|apples floating in lovely oil lamp bought at Quilcene Holiday Bazaar|
Our dark, northern winter days encourage the celebration of light, a theme found in the traditions of all the December holidays.
Christmas is full of lights as people celebrate the symbolic light of hope and love brought by the birth of the baby Jesus during a time of great turmoil in the world. Hanukah, the “Festival of Lights”, also celebrates hope and victory during a time of crisis, focusing each day on the lighting of a candle in the menorah. The relatively new holiday, Kwanzaa is celebrated by lighting seven candles in a kinara.
And Solstice celebrations commemorate of the return of light as the earth makes its way back toward the sun. (at least this northern part of the earth! In the sunny southern hemisphere they celebrate the earth and sun at their coziest point during these holidays of light.)
The short, sometimes dreary days of December inspire us to be reflective and look deeper to find light not only within ourselves, but in our relationships; and to find light in a world once again in a time of turmoil.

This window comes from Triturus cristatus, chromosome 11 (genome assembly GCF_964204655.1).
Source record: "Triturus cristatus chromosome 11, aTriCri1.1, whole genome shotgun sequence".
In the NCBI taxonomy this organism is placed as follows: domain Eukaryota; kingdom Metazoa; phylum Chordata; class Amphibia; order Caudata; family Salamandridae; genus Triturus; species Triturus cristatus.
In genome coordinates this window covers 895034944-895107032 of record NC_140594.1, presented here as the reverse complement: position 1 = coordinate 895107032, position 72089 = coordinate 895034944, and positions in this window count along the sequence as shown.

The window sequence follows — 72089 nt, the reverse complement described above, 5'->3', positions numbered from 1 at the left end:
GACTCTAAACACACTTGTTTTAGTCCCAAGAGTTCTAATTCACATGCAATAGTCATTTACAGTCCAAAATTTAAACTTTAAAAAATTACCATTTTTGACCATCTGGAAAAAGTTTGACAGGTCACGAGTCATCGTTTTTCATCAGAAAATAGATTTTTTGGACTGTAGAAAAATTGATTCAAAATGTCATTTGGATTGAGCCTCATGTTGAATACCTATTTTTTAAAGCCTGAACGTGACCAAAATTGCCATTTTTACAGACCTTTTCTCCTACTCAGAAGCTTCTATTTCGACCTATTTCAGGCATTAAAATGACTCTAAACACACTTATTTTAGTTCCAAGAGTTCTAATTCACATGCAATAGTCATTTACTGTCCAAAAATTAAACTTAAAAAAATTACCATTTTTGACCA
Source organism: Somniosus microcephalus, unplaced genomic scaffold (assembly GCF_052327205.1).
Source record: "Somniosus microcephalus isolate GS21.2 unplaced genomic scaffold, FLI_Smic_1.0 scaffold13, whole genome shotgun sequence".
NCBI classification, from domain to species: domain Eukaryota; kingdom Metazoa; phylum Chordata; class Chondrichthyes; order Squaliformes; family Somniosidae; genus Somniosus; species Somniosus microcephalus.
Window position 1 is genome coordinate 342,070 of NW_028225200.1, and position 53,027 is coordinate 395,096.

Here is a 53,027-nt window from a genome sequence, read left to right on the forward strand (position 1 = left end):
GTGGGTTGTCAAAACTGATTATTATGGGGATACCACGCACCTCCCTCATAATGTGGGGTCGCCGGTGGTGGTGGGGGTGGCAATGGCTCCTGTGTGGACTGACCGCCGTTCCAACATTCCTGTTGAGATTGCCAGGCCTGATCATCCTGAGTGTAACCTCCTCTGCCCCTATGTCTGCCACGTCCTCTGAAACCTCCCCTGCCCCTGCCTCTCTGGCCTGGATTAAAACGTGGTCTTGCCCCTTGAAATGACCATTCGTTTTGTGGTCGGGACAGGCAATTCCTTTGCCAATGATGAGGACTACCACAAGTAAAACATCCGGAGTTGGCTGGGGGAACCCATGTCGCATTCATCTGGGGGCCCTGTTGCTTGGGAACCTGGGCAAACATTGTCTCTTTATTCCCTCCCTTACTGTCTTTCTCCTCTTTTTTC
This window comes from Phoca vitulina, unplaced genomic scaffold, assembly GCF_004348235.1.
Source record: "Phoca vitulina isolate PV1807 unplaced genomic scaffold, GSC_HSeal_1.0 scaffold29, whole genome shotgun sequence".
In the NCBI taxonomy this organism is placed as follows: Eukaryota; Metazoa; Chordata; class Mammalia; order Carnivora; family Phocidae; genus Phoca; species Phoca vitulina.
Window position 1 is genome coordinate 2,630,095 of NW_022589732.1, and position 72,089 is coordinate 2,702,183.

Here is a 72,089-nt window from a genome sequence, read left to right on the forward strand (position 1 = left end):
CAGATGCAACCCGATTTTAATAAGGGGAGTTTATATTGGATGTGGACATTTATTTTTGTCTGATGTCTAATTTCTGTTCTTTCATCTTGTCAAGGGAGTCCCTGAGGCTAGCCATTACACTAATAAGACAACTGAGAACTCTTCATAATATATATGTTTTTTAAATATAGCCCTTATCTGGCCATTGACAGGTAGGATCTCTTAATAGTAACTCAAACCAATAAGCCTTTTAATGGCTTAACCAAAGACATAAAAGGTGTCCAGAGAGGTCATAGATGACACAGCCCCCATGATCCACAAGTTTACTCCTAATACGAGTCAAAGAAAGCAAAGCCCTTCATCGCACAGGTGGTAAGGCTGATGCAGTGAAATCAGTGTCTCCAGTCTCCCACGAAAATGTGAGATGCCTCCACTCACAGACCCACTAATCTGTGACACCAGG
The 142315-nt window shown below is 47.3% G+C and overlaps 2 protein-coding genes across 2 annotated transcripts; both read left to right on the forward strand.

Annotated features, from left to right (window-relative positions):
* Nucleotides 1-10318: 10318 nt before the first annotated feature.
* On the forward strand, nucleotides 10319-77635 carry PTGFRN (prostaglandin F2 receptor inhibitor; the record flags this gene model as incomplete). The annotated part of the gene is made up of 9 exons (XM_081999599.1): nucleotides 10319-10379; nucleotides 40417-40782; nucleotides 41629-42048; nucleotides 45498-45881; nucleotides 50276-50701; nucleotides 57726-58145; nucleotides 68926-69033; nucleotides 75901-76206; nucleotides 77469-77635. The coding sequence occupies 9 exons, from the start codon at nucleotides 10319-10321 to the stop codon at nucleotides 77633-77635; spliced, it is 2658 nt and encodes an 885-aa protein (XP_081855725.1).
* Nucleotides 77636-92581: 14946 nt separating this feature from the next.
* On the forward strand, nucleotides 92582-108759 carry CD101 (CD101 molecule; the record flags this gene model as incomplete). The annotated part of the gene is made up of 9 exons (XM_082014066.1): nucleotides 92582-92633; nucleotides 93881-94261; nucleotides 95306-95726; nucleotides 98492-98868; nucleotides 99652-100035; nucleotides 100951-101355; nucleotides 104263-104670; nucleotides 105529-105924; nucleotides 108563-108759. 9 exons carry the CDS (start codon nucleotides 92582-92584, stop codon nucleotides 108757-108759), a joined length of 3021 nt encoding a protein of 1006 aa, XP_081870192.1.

And there is light to be found – in the joy of new births, the smiles brought by kind deeds, the work of good people bringing relief and hope to people in cities and villages everywhere. It has become cliché, because it is true – we create our own world by what we focus on. Our greatest gift to others and ourselves would be to turn our focus on that which is light, that which is hope, putting our focus, thus our energy into the change we want to manifest. Shed light on what you want, not on what you want to be rid of.
December holidays come from strong traditions of people with faith, ‘rebels’ of their times focused on hope and positive change – people who looked for the light and found it.
Wishing you a season of light, love and joy and a New Year full of hope.